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5.2 5.2 Presentation Transcript

  • Effective Research Based Strategies to Support Student Online Comprehension
    Presented by
    Lisa Hervey M. Ed., NBCT
    North Carolina State University
    http://www.flickr.com/photos/lori_greig/2202727502/
  • “The Internet is This Generation’s Defining Technology For Information, Reading
    Comprehension, and Learning.”
    (Leu et el, 2008)
    • More than 1.7 billion people are using the Internet today, 25% of the world’s population.
    (www.internetworldstats.com, 2009)
    • Classrooms with access to the Internet and other technologies increased from 51% in 1998 to 94% in 2005
    (NCES, 2008)
    • 8-18 year-old students report reading online on average of 57 minutes per day and only 38 minutes per day reading offline.
    (Kaiser Family Foundation, 2010)
    http://www.flickr.com/photos/jdickert/305722372/
  • So what does this mean for K-12 students?
    21st century students must have:
    “Skills, strategies, and dispositions necessary to successfully use and adapt to the rapidly changing information and communication technologies and contexts that continuously emerge in our world and influence all areas of our personal and professional lives.”
    (Leu, Kinzer, Coiro, and Cammack, 2004, p.1152)
  • 21st century students must be able to:
    “Determine how credible information is and to contextualize, analyze, and synthesize what is found online.”
    (Fieldhouse and Nicholas , 2008, p. 57)
  • Online Reading Comprehension Skills and Strategies
    • Read to identify important questions;
    • Read to locate information;
    • Read to critically evaluate the usefulness of that information;
    • Read to synthesize information to answer those questions; and
    • Read to communicate the answers to others.
    (Leu, Kinzer, Coiro, & Cammack, 2004, p. 1570)
  • Students and Questions
    • Students can indentify and develop good questions.
    • Students can produce more sophisticated questions via constant evaluation and revision.
    • During research, students stay focused on their question.
    (Leu et al., 2008)
    http://www.flickr.com/photos/picturesbyann/2572204267/sizes/m/
  • Students and Locating Information
    • Students are efficient at using different search engines.
    • Students use simple and advanced search strategies to better locate specific information.
    Leu et al., 2008
    http://www.flickr.com/photos/picturesbyann/2572204267/sizes/m/
  • Let’s Give It a Whirl!
    Use Google and enter these words in a keyword search:
    1:1 laptop initiatives
    You can ONLY make one click!
    Which link would you select to find a research study on 1-1 laptop initiatives? Why?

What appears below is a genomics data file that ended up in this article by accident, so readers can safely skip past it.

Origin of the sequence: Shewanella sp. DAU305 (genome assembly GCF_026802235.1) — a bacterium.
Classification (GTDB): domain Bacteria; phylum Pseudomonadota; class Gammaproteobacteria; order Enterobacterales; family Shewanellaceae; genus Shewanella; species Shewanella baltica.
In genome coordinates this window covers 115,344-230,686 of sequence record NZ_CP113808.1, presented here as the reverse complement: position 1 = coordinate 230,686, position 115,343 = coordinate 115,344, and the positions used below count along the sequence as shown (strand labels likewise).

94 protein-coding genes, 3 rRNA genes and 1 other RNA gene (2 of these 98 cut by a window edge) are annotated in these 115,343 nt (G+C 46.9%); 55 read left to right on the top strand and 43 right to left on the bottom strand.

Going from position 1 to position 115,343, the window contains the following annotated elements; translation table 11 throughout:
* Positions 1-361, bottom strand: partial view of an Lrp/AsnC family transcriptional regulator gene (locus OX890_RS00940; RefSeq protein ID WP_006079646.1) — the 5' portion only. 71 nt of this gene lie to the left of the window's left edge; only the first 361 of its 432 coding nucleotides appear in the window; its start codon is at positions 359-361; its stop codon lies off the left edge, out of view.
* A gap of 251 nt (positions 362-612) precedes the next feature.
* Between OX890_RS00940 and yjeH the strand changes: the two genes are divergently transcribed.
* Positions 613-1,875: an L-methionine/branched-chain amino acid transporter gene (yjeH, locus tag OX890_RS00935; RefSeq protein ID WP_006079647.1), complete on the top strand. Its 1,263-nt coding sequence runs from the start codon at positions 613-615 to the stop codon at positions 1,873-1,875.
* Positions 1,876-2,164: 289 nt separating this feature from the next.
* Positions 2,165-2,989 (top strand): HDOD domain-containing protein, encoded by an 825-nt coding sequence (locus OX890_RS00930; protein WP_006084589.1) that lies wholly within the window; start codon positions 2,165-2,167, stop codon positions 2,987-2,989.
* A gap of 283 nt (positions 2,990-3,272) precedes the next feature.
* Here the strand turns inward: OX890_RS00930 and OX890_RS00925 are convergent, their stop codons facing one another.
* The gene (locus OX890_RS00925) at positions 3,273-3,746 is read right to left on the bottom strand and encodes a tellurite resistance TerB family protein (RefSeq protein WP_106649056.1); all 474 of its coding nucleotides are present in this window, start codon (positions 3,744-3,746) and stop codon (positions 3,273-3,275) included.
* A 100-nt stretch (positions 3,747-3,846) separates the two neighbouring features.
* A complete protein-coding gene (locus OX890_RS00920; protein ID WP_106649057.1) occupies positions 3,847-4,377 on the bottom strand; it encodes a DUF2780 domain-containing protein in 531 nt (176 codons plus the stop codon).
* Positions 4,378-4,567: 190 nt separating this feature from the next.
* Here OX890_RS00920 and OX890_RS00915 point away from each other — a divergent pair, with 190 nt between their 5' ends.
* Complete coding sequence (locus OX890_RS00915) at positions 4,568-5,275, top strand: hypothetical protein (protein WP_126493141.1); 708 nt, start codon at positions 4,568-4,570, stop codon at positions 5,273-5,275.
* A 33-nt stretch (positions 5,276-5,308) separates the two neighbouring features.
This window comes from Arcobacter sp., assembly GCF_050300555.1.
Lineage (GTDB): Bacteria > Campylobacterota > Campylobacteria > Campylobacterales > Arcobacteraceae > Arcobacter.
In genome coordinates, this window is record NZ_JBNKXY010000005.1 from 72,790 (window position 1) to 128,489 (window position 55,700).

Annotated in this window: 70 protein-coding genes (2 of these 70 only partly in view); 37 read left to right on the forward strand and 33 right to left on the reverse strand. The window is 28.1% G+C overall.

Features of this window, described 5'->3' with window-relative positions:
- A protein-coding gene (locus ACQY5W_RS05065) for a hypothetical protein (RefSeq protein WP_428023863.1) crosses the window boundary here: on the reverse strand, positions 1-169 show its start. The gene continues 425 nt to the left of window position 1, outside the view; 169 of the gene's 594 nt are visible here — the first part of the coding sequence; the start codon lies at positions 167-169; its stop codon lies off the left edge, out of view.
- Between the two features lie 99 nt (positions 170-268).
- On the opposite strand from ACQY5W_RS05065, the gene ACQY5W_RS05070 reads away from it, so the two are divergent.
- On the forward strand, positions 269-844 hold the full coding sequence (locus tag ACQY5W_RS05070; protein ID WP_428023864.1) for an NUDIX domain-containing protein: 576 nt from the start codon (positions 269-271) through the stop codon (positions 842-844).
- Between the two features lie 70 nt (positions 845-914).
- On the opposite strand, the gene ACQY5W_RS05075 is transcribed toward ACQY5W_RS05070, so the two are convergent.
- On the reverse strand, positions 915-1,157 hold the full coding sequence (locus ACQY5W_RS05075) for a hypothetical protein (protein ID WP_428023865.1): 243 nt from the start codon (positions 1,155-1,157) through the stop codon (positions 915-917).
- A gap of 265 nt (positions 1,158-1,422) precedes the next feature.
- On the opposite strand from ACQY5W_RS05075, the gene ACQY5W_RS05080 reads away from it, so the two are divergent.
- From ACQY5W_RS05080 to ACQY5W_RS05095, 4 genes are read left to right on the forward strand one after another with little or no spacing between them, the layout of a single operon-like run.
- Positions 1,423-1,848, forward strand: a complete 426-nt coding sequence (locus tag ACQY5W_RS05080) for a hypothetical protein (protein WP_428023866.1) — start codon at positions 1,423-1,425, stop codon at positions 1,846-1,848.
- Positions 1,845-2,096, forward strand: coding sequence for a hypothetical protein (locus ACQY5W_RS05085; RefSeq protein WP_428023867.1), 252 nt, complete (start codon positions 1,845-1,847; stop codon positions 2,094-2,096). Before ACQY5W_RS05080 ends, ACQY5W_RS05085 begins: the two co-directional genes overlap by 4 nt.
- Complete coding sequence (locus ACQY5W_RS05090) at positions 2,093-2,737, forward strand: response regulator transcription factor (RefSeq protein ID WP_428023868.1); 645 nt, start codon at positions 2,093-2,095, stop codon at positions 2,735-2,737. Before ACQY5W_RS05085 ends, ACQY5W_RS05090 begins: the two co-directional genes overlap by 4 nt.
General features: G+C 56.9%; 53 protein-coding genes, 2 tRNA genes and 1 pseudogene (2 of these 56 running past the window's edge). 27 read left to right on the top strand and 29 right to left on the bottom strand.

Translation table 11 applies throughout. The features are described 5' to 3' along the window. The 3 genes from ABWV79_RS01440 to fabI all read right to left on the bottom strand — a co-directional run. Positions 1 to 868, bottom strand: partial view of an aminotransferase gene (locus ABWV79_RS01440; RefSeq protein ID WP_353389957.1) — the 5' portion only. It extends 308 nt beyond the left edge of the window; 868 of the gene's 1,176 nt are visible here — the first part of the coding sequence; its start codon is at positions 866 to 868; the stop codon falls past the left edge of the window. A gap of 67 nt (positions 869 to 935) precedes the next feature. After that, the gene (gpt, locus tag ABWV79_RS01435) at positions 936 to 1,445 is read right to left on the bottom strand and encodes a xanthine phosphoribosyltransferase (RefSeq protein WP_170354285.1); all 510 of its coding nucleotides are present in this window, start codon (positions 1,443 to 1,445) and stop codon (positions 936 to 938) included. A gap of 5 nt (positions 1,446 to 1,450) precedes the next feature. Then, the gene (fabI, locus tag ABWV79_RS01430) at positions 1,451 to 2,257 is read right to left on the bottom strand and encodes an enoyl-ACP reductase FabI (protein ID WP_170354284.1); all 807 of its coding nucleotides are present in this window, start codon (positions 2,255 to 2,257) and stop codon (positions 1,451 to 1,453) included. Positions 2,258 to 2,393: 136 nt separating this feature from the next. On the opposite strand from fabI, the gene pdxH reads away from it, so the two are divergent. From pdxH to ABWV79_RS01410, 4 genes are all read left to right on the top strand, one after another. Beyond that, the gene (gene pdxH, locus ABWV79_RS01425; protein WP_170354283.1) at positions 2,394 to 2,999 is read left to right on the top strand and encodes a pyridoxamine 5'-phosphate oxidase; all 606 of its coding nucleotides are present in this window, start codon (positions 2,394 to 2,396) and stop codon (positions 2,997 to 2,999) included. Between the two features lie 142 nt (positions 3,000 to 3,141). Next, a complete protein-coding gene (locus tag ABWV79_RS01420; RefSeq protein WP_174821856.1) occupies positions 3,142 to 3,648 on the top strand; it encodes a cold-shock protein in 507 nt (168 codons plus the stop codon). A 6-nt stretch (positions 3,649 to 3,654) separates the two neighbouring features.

http://www.flickr.com/photos/21305354@N05/2185189033/
  • Students and Critical Analysis
    Understanding – Students are aware when information makes sense.
    Relevancy – Students are aware when information meets their needs.
    Accuracy – Students are able to verify information with another source.
    Reliability – Students are concerned about the trustworthiness of information.
    Bias – Students are mindful how various points of view influence information found on the Web.
    Stance – Students are deliberately cautious about information found online.
    (Leu et al., 2008)
  • Students and Synthesizing
    • Students must know how to make meaning from the information they read online.
    • Students must know which information to ignore when they read online.
    • Students must know how to summarize, compare and contrast online information to make appropriate inferences.
    (Leu et al., 2008)
  • Students and Communication
    • Students can construct a clear message so that the reader knows what they mean.
    • Students know how to use communicative educational technologies (e.g. blogs, wikis).
    • Students know how to write.
  • Teaching with Internet Reciprocal Teaching (IRT) based on the work of:
    Leu, D. J., Coiro, J., Castek, J., Hartman, D., Henry, L.A., & Reinking, D. (2008). Research on instruction and assessment in the new literacies of online reading comprehension. In Cathy Collins Block, Sherri Parris, & Peter Afflerbach (Eds.). Comprehension instruction: Research-based best practices.New York: Guilford Press.
    Available online at:
    http://www.newliteracies.uconn.edu/iesproject/researchdocuments.html
    http://www.flickr.com/photos/superkimbo/3496581406/sizes/m/
  • IRT: Phase ITeacher-led Basic Skills
    • Teachers use Teaching Internet Comprehension to Adolescents (TICA) checklist to assess student’ internet literacy.
    • Teachers explicitly model basic Internet use skills.
    • Teachers use whole class instruction model
    (Leu et al., 2008)
    http://www.flickr.com/photos/superkimbo/3496581406/sizes/m/
  • Let’s Give It a Whirl!
    First, Use a web browser to search for the height of Mt. Mitchell.
    Next, find a website with a different height.